More than any other populace on Earth, Americans are on the move. Because of factors such as employment, climate or retirement, 14 percent of the U.S. population bounces from place to place every year.
Now, one researcher at the University of Kansas has made a vital study of how a population in perpetual motion impacts local tax bases and economies around the nation.
Art Hall, executive director of the Center for Applied Economics at the KU School of Business, said he uncovered three key themes to American population shifts by looking at annual data collected by the Internal Revenue Service on county-to-county migration:
He found that
Populations are relocating to coastal areas (with the major exception that inhabitants for the first time are taking flight from California's prohibitively priced seaboard)People are moving out from major metropolises to smaller cities
Hall said that income levels on the California coastline have remained consistent, despite the population loss.
"Even though people are moving, income is still flowing to the California coast," said Hall. "Higher-income people are able to afford it and working people are not."
Hall said that his research uncovered a trend of "de-urbanization" across America.
"People are moving away from the major cities to smaller cities — cities of 1 million to 2 million — and away from cities of 4 million-plus," he said. "In a sense, the exurbs are what's happening. What you'll see is that folks are moving out of the city cores into the periphery. They're willing to move away from the big cities into the medium-sized metropolitan areas."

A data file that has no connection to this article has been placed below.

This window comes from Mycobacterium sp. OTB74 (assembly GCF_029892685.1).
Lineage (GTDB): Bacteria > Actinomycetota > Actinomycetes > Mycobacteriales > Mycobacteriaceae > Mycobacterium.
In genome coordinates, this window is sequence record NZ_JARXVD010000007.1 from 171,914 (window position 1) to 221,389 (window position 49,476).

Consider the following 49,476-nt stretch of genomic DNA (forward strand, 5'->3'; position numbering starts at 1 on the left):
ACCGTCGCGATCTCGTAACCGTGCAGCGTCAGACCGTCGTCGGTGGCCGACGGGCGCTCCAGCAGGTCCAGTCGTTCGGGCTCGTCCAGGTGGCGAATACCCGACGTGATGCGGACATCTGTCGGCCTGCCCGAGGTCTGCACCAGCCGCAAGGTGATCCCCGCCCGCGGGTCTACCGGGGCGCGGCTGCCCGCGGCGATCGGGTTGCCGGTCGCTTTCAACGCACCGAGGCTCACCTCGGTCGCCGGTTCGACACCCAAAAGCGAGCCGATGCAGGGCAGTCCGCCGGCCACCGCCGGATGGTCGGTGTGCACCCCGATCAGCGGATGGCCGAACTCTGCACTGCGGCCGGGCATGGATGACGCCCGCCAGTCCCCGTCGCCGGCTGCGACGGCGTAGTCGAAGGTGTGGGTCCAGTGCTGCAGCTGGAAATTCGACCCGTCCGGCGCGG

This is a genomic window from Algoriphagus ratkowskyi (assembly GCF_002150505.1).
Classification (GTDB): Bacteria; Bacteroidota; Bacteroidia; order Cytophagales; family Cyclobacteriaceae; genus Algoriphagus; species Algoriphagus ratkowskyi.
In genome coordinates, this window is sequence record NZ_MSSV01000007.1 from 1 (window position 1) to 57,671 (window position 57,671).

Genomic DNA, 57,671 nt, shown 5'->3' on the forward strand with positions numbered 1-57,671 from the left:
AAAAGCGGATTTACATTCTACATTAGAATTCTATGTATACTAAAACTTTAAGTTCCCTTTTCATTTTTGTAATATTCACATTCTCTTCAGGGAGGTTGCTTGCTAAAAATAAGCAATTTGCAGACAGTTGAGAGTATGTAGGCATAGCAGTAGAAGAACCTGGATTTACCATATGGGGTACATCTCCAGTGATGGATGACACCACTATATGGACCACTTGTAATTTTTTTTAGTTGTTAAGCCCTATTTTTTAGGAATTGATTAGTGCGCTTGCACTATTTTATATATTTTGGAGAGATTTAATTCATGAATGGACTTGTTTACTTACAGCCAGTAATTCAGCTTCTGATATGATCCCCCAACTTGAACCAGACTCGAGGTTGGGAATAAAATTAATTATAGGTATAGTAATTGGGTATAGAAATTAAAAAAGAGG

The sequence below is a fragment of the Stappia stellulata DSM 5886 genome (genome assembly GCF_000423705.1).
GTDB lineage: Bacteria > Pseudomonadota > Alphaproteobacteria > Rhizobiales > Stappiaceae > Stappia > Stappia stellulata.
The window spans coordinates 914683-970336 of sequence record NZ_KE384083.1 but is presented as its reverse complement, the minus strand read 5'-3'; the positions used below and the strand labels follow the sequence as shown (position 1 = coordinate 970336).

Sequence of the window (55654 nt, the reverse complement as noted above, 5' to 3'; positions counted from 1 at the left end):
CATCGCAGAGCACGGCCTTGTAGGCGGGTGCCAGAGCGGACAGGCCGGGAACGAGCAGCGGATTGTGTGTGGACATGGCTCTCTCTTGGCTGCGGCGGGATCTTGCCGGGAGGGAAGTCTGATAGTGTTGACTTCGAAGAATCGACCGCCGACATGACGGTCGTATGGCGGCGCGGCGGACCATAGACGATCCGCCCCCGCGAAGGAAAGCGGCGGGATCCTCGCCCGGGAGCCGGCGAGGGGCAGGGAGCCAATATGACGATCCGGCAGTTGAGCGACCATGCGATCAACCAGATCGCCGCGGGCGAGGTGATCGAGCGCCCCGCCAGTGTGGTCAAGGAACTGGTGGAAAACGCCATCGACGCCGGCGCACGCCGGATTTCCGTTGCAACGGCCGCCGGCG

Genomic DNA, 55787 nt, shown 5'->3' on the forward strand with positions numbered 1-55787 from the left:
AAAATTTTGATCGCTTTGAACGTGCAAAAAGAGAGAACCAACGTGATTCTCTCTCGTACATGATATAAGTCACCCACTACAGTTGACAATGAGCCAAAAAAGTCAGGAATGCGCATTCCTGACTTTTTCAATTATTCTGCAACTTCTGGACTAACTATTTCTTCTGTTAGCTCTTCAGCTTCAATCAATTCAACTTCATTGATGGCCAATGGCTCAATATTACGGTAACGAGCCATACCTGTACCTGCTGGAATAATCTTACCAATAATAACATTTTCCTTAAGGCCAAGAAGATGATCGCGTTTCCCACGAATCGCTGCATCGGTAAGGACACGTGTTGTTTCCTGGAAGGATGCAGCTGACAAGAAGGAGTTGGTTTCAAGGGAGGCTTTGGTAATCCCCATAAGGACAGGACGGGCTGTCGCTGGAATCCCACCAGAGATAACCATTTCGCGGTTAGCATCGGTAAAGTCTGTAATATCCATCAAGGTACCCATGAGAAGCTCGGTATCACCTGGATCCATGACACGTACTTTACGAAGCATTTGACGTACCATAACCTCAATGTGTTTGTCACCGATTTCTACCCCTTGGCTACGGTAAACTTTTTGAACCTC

According to Hall, people are motivated to move by a combination of reasons. He said they are influenced in their decisions by factors like climate, jobs and tax rates. Also, he found that younger people are more inclined to move, along with Americans who have reached retirement age.
"Once you get families there's a lot more stability," said Hall. "That stability generates a disinclination to move, but they're willing to commute longer distances. But even then, there's a lot of dynamism around metro areas even if they're not moving across the country. In the big picture, it's the first time in U.S. history that the general migration pattern is eastward rather than westward."
But how does all of this movement of people challenge regional governments that depend on a stable base of taxpayers to fund schools, roads, police and other vital civic services?
"I don't necessarily buy the notion that if you're not growing, you're dying," Hall said. "But there is a question of value and what are you willing to embrace in terms of a balanced quality-of-life."
Hall said that many municipalities face stark policy choices in terms of the kinds of employers that they are willing to accommodate.
"Every community wants to be a healthy, nice place to live with good jobs," the KU researcher said. "But you can't overcome the dynamism of people. Policy as a tool can only go so far. Everyone is chasing the same people to move and the same businesses to create jobs. But having a balanced approach to defining good government services, to defining reasonable tax rates, to not being biased against the types of business that come to your community, that is one of the best perspectives in terms of trying to nurture community growth."
Conversely, Hall said that a new influx of people could put stress on a community's ability to provide services.